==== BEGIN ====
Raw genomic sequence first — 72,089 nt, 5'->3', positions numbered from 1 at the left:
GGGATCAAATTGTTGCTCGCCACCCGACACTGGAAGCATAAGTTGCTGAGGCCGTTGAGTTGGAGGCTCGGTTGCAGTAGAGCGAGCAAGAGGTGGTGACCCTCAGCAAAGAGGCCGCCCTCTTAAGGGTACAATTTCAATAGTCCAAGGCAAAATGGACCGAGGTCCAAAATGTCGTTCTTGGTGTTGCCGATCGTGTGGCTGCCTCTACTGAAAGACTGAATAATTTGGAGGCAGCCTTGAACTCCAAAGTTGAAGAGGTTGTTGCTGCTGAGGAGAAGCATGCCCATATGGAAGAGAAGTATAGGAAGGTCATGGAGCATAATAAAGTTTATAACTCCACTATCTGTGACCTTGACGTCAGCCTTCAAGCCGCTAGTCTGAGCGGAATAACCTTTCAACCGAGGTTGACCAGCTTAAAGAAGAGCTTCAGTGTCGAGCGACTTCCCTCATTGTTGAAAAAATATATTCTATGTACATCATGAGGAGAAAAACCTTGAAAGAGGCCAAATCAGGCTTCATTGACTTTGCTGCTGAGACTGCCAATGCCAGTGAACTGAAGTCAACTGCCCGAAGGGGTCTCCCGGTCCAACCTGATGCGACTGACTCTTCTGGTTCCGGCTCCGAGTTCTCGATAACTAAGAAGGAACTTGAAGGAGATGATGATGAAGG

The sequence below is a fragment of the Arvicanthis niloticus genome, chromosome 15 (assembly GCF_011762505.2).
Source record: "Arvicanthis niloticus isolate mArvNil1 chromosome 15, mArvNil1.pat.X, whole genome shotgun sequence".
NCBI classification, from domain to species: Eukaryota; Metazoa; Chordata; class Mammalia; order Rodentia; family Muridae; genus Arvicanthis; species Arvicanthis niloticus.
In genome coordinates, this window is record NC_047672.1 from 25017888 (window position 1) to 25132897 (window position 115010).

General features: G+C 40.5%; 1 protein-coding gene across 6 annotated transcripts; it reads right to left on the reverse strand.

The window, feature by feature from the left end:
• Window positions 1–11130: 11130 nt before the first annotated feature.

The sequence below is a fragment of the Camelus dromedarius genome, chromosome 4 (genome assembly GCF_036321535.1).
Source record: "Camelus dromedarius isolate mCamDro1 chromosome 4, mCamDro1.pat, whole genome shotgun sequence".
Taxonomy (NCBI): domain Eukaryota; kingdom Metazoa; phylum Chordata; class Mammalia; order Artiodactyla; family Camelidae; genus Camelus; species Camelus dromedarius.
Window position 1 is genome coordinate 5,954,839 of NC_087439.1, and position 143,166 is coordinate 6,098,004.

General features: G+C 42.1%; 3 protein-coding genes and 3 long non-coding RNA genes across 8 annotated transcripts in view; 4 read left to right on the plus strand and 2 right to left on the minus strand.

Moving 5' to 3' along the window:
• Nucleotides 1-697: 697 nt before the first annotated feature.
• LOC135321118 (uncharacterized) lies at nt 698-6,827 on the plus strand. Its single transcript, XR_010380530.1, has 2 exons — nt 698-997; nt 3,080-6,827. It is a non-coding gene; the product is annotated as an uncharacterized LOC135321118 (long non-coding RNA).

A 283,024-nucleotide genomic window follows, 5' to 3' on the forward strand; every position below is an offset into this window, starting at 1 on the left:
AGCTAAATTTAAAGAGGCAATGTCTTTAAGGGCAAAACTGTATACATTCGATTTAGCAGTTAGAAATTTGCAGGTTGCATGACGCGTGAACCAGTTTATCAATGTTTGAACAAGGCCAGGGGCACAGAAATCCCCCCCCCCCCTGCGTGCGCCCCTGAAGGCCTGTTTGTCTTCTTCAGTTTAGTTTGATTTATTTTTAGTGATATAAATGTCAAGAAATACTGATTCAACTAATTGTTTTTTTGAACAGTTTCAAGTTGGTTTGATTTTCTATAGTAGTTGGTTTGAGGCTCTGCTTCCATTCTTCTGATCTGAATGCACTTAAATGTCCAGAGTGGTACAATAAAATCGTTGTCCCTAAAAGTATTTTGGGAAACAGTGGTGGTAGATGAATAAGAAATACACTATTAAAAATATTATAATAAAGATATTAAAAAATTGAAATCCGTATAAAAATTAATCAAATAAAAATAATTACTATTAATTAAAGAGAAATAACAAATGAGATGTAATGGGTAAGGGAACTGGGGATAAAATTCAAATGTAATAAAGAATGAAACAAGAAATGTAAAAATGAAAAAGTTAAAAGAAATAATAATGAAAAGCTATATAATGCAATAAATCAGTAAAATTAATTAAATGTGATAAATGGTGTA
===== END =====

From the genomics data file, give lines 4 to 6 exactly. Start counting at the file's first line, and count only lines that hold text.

Source record: "Arvicanthis niloticus isolate mArvNil1 chromosome 15, mArvNil1.pat.X, whole genome shotgun sequence".
NCBI classification, from domain to species: Eukaryota; Metazoa; Chordata; class Mammalia; order Rodentia; family Muridae; genus Arvicanthis; species Arvicanthis niloticus.
In genome coordinates, this window is record NC_047672.1 from 25017888 (window position 1) to 25132897 (window position 115010).